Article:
“I like all kinds of music, except for country.”
How many times has this been said? I don’t speak for anyone else, but to me, this statement is verging on the cliche.
The country genre encompasses so much music, as much as hip-hop or alt-rock or electronic dance music. Surely it can’t all be bad, right? Even the new stuff.
So why is this enormous swath of modern music being entirely discounted by so many? What did it do wrong?
While I was attending Kicker Country Stampede, I leveled this question to a few guests: Why do you think people don’t like country music?
Ian Chaffin, a soldier serving at Fort Riley and attending his second Country Stampede, didn’t seem too fazed.
“I like every kind of music,” Chaffin said. “I played violin for nine years. That, and I went to a dozen raves, but I still love country because I’m from Texas.”
Not everybody can shrug it off by saying country is in their roots.
I’m totally comfortable with saying that a genre of music was not made for me as its intended audience, but to say that I am free from trying something out because it was not made for me discounts the rise in popularity of rap and hip-hop outside urban communities. It’s okay to like a genre that wasn’t “made for you.”
Modern country has picked up some hip-hop and other musical influences as well, creating the “bro country” sub-genre commonly associated with Florida Georgia Line and others.
Nick Mills, Country Stampede attendee, said country music has changed.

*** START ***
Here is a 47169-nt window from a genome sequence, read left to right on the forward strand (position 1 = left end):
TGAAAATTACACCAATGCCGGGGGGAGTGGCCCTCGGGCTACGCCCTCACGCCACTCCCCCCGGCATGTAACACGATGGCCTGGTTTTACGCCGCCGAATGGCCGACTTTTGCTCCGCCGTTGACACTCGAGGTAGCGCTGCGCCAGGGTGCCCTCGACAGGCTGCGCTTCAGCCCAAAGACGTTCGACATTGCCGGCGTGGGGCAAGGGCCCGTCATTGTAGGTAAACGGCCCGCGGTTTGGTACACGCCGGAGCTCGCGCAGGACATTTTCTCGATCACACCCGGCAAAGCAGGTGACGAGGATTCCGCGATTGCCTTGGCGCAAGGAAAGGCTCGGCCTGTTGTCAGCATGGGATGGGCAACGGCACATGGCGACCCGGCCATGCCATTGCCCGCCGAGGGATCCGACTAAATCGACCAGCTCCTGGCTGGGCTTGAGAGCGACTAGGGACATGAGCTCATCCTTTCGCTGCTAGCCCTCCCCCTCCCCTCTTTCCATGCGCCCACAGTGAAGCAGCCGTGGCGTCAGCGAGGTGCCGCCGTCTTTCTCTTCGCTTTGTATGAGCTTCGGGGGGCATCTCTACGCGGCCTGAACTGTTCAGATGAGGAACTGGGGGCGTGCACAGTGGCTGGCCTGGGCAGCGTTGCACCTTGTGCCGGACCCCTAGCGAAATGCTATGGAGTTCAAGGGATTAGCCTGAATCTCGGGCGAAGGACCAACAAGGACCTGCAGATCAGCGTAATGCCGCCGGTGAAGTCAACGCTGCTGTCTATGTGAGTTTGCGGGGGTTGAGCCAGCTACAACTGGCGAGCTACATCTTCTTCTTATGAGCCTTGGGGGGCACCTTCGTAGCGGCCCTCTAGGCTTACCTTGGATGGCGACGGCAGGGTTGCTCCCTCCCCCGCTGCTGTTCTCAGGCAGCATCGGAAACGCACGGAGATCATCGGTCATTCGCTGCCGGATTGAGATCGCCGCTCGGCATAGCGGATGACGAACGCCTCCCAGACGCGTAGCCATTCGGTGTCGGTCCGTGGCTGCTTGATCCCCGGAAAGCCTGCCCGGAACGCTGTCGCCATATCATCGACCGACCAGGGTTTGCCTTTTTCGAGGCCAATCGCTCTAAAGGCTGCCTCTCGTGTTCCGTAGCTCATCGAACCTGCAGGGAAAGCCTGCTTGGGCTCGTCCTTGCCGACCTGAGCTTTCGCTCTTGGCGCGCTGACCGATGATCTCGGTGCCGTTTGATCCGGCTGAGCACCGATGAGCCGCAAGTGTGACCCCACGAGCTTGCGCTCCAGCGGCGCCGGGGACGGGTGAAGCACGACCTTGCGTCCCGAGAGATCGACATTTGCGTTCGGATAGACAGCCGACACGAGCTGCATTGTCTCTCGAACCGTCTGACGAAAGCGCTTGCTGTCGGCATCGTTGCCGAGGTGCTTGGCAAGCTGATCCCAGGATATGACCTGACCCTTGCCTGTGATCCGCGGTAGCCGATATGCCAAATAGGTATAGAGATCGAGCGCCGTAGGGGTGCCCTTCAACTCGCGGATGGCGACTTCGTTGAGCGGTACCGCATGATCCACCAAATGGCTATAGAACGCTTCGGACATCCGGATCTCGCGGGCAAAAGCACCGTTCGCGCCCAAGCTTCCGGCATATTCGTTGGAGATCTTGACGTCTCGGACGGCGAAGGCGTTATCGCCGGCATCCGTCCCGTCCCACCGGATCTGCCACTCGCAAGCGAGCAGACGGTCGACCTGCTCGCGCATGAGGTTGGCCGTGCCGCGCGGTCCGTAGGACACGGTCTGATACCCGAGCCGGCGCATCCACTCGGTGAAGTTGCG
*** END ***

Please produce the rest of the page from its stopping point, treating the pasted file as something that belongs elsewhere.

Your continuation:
“It’s a bit more poppy, but the message is still the same,” Mills said. “Be yourself. That’s what matters.”
Zach Cooper, Kansas State alumnus of the College of Education, said he agreed with this sentiment.
“We definitely aren’t in the Johnny Cash era,” Cooper said. “Today’s music is going to try to appeal to a younger generation, going to try to put a hip-hop spin to it, so it’s kind of going away from the true country that I fit in, but it’s still not too bad. It’s got a catchy tune to it, something you can vibe with driving down the road.”
One thing I noticed during Country Stampede was how many older bands there were, how time didn’t change them and how there was a marked difference between each band.
Broseph doesn’t sound the same as Florida Georgia Line, though they both are a part of modern country. Each one has different strengths.
Shane Boardman, Nebraska resident and longtime Country Stampede attendee, said country music has more variety than the mainstream gives it credit for.
“A lot of people think all country music is just steel guitar and fiddles, and it’s not,” Boardman said. “I think they should just give it a chance because it’s a lot better than a lot of people think. … I think people just have a misconception of what they think it will be.”
Think of that genre of music that you didn’t always know about, but love now. How did that start?
You found one song or a friend recommended an album that you just listened to over and over again until you said to yourself, “I want to listen to more stuff like this.”
You search YouTube or Spotify and find some bands that don’t really do it for you, even if plenty of other people like them, and then you find it: a second band to love in this genre.
Country music is not an exception to this experience. There’s something out there for you, and there’s no reason to say, “I like all kinds of music, except for country.”
Micah Drake is a senior in English. The views and opinions expressed in this column are those of the author and do not necessarily reflect the official policy or position of the Collegian. Please send comments to firstname.lastname@example.org.